Newly married, newly widowed Elsie is sent to see out her pregnancy at her late husband’s crumbling country estate, The Bridge.

With her new servants resentful and the local villagers actively hostile, Elsie only has her husband’s awkward cousin for company. Or so she thinks. But inside her new home lies a locked room, and beyond that door lies a two-hundred-year-old diary and a deeply unsettling painted wooden figure – a Silent Companion – that bears a striking resemblance to Elsie herself.

Review

 

 

The premise of this book had me at ‘Susan Hill’ and ‘crumbling mansion’, and although it wasn’t without its flaws, I ended up really enjoying it.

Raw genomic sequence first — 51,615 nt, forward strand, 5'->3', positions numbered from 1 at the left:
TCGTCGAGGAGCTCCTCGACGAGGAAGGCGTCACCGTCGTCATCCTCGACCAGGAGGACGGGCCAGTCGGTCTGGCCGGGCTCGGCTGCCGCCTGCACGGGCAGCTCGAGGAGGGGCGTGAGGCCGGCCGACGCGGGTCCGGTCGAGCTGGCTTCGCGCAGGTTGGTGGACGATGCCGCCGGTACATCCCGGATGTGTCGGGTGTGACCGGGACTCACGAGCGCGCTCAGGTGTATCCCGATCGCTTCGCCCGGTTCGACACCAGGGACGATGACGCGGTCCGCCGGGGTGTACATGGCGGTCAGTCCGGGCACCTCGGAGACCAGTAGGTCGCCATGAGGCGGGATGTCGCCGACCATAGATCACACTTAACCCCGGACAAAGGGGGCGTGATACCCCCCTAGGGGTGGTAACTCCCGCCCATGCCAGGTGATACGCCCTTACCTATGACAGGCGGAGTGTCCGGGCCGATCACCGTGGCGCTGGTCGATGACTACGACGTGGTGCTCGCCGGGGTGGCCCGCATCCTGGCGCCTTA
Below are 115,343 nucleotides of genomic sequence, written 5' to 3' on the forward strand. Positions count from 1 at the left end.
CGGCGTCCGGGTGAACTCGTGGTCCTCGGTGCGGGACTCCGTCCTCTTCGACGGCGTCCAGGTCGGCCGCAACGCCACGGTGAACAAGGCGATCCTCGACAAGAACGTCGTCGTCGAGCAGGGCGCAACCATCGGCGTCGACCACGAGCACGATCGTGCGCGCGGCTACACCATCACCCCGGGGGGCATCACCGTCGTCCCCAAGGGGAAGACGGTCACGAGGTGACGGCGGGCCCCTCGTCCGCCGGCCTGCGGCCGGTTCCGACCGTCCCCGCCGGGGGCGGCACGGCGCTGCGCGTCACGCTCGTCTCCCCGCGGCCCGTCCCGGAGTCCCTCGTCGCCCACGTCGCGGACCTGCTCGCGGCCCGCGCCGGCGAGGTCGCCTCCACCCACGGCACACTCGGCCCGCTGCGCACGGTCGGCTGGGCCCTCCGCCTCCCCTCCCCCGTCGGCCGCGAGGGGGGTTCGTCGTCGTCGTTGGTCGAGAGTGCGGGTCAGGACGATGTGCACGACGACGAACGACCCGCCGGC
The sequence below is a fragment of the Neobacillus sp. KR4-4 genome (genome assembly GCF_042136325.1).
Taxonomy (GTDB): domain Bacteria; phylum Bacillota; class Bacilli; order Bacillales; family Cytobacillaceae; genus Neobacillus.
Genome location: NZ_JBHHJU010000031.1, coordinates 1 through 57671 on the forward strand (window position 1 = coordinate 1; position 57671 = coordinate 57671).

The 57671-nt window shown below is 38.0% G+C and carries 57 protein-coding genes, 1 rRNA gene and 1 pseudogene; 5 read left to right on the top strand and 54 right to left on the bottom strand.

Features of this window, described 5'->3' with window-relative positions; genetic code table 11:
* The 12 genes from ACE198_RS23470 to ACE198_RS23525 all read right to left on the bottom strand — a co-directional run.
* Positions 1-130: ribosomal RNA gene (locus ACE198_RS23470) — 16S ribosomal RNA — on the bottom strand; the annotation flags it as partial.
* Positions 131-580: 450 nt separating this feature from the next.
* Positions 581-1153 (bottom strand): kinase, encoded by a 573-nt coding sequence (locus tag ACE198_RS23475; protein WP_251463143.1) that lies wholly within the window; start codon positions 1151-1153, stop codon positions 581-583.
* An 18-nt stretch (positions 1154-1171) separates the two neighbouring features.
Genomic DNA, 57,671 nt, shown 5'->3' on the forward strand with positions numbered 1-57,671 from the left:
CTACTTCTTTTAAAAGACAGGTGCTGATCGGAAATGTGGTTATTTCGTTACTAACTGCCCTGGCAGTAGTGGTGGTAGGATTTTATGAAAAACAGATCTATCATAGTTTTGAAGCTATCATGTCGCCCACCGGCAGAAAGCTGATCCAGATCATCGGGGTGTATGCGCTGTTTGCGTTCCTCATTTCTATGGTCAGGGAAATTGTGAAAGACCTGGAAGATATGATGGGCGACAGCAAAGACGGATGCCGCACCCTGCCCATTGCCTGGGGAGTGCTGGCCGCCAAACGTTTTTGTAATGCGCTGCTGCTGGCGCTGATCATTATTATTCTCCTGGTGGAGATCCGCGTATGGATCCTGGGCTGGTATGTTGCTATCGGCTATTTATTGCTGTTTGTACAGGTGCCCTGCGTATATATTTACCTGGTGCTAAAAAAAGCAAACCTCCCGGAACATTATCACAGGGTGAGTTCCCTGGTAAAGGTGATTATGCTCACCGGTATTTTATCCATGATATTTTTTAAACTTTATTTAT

In The Silent Companions, we first meet Elsie in an institution. She can’t talk and the doctors seem very wary of her; she’s mad; a lost cause. But there is one doctor who tries to help her to communicate, to hear her story.

Elsie tells the story of how she came to The Bridge, an old mansion with incompetent staff, pregnant and husbandless. Now a Lady of the House, Elsie tries to adjust to her new life, but the mansion is strange, cold, and unwelcoming. Her only friend is Sarah her late husband’s sister, who she finds dull, but beggars can’t be choosers as they say.

When Elsie and Sarah come across a locked attic room whilst exploring the house, they wonder what could possibly be up there. Then, all of a sudden, the door isn’t locked anymore. In the room is something that will propel a series of bizarre and dangerous events – a silent companion.